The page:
Composition of Identity

“Our understanding can only think, and must seek intuition in the senses. I am, then, conscious of the self as identical, as regards the manifold of the presentations given to me in an intuition, because I call them one and all my presentations that make up one presentation” (B 135).

I think this passage is fascinating for its description of the relationship between knowledge and intuition, and Kant’s declaration of the self as being based on identity. Here, he states that understanding allows for the processing of information taken in through perception of the environment. Such understanding is supported by evidence gained from the outside world through perception, and further substantiated by instinct. Therefore, identity, or the self, is founded upon the “manifold of presentations,” or information gained from the environment and from instinct, coming together to form one presentation through the analysis of such data. This culminates to form the identity of self, as understanding and intuition allow for consciousness of oneself and comprehension of one’s position in relation to one’s environment.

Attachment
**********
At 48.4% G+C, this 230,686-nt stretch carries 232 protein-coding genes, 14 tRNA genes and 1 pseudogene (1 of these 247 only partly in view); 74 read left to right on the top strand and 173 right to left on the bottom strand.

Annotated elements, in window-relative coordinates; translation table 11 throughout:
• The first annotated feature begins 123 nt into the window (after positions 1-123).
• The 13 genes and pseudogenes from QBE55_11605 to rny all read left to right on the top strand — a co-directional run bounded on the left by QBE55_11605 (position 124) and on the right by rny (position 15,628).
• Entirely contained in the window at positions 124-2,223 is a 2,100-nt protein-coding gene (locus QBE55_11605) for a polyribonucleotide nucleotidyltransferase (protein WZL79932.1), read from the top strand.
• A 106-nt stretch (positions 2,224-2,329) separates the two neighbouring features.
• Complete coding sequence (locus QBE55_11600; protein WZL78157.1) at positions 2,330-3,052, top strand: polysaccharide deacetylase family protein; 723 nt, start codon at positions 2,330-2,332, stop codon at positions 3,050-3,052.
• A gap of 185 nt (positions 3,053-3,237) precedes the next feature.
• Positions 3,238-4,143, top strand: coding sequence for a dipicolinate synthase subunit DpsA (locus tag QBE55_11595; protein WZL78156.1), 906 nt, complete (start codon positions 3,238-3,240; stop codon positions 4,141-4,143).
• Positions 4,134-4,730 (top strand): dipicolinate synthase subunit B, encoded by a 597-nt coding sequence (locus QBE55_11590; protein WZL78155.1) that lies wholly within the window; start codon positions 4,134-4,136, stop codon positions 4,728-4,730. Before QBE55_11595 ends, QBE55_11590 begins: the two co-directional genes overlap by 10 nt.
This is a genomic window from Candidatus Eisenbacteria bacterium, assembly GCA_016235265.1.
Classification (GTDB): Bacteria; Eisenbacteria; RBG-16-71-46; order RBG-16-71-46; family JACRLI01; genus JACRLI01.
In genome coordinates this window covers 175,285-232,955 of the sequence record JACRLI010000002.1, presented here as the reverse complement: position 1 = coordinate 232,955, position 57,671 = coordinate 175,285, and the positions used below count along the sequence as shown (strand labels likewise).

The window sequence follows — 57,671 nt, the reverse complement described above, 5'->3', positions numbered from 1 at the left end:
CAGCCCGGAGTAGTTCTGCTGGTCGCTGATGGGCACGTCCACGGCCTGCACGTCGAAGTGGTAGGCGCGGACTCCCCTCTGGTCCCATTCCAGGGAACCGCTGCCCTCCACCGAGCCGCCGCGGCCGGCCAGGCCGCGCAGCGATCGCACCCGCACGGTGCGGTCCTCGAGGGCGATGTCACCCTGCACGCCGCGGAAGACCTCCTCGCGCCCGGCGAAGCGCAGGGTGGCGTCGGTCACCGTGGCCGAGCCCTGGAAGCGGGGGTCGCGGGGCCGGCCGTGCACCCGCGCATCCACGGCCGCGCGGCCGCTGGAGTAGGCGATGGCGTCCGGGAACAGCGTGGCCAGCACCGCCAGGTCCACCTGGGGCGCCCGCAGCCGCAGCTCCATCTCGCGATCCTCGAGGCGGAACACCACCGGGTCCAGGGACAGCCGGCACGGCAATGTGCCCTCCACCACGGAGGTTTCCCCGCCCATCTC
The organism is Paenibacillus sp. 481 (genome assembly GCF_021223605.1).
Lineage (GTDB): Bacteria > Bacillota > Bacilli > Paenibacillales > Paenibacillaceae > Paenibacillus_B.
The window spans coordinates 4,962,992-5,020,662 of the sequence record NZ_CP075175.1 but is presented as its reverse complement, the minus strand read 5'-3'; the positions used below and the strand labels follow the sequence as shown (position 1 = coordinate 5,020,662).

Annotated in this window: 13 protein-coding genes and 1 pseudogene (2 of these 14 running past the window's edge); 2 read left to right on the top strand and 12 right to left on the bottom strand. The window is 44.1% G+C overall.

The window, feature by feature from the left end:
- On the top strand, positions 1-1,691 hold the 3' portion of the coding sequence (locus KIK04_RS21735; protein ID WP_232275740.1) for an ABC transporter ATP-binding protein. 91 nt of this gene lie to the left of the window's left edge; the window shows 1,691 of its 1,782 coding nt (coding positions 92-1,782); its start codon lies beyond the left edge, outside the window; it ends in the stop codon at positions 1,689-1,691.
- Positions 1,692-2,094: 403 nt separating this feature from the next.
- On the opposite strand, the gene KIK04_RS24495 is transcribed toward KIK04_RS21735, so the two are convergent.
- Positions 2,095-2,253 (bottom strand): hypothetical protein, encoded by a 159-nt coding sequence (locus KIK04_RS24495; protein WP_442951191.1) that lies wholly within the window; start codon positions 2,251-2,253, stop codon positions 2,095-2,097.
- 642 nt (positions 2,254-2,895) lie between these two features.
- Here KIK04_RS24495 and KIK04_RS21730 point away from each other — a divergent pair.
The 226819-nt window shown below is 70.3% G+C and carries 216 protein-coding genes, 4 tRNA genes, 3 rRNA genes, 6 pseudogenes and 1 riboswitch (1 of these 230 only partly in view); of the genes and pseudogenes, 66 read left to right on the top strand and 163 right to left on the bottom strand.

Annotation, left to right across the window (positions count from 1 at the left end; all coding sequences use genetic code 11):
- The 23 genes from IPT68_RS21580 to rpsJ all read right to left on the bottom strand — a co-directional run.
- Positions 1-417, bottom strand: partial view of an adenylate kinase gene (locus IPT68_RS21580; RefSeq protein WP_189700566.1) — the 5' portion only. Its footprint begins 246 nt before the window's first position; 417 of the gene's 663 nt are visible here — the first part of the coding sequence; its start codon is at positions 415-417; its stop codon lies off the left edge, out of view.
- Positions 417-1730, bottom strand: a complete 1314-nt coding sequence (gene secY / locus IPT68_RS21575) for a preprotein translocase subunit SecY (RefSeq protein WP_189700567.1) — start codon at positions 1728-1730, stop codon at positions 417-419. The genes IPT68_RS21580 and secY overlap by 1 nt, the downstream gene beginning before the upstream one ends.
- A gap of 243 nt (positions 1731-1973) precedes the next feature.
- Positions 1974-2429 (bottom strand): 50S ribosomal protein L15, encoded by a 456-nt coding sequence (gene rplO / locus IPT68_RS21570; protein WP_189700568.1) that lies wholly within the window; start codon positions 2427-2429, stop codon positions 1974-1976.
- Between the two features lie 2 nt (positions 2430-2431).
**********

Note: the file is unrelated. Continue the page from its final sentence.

Therefore, the distinction between knowledge and intuition allows for a better understanding of the composition of identity. Understanding is based upon thinking, whereas intuition is based upon feeling or sensitivity. This means that the self is based upon a balance between the objective and subjective. Identity is based upon the culmination of knowledge and instinct, or the analysis of various forms of information retrieved by the senses into one presentation.

I am not 100% sure whether I interpreted this passage correctly. I am a bit confused about his statement that many presentations combine to make up one presentation. Does this mean that many presentations culminate to form one presentation? Furthermore, what exactly is he referring to when he uses the term presentation? Does he mean the way in which things in the environment are positioned or something else?

One response to “Composition of Identity

  1. Your interpretation of Kant’s argument is on point. Initially I did not understand the segment that talked about identity and intuition. However, reading your post has clarified my confusion. A person’s identity arises from processing information through intuition. Kant incorporates intuition in the composition of identity and demonstrates its importance. An interesting question arises from Kant’s argument: do all humans have identical or different intuition? A person might say that because identity is unique to every person, intuition must also be unique to every person. However, the uniqueness of identity can be caused by the difference in environments. Every person is surrounded by a different environment and so is influenced in a different way.

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